Software as a subversive activity: The making of a Linux geek
I last booted Windows on my year-old laptop on October 8, according to my SETI@Home stats. I hadn't realized my conversion had been so complete, but over the course of the last few months, I found myself in Gates World less and less for fewer and fewer things.
So it seems I'm now officially a Linux Geek, as much for ideological reasons as technical ones. Taking power away from a giant corporation, and putting it in the hands of an egalitarian community, appeals to me. Marketplace decisions are political decisions; there's a difference between shopping at New Pioneer Co-Op and shopping at Wal-Mart.
First off, for the uninitiated, some Linux 101. I'm assuming that you know next to nothing about this. I'll also figure that if you're reading a local political blog, you're inquisitive enough, smart enough, and latently geeky enough, to dig deeper if you want.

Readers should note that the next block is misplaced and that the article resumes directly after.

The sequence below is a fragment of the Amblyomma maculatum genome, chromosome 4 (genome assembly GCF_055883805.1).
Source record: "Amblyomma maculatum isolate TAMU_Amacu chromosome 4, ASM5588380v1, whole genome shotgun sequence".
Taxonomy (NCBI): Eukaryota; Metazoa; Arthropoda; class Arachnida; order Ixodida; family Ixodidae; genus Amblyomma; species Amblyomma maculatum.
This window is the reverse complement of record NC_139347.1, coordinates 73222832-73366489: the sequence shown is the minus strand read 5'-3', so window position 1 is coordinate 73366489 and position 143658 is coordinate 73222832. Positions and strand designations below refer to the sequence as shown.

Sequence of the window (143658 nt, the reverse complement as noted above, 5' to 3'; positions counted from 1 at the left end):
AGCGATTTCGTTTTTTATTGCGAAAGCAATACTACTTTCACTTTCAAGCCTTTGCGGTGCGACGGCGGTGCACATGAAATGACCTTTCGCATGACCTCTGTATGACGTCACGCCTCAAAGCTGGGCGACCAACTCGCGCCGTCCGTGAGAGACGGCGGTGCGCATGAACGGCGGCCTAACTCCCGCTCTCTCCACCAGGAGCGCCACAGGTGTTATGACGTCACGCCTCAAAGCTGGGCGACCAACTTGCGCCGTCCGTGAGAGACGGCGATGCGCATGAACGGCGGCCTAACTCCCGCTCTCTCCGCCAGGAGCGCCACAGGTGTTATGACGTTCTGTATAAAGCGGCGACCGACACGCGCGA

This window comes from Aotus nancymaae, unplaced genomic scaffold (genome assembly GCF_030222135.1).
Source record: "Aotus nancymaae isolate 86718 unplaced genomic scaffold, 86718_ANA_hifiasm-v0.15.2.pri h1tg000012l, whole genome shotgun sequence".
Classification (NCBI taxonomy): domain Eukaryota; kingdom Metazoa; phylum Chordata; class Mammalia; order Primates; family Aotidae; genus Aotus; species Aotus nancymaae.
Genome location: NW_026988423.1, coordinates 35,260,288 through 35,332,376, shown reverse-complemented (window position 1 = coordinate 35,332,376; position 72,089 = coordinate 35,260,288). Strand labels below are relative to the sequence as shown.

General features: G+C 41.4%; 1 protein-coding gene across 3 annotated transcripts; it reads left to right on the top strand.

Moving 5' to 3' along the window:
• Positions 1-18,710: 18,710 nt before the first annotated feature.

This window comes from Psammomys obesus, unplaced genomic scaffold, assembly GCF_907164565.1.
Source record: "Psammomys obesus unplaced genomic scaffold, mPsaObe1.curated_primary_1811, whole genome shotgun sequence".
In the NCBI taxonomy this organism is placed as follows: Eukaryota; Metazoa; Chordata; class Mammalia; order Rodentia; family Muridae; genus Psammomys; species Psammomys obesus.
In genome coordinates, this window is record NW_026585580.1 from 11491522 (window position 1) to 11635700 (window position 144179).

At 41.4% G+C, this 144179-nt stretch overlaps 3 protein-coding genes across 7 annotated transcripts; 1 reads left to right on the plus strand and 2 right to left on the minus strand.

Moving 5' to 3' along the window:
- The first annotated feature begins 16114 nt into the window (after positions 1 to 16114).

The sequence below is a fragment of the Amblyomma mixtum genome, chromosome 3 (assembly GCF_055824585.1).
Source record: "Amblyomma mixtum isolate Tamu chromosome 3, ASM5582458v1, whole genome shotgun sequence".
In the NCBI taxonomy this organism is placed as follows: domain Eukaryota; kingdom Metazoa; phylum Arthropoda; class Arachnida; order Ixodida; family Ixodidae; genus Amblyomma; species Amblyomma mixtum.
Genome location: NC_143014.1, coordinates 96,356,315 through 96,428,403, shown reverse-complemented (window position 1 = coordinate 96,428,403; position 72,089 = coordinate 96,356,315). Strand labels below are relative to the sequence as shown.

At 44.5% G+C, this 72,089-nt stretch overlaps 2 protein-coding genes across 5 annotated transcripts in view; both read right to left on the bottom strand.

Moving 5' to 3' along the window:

You all know the I'm a PC, I'm a Mac ads, so you know that there's more than one way to run a computer. The group of programs that make a computer know that it's a computer and do computer stuff are called the operating system. Windows is an operating system, as is Mac's OS X, and some of us really old folks remember DOS.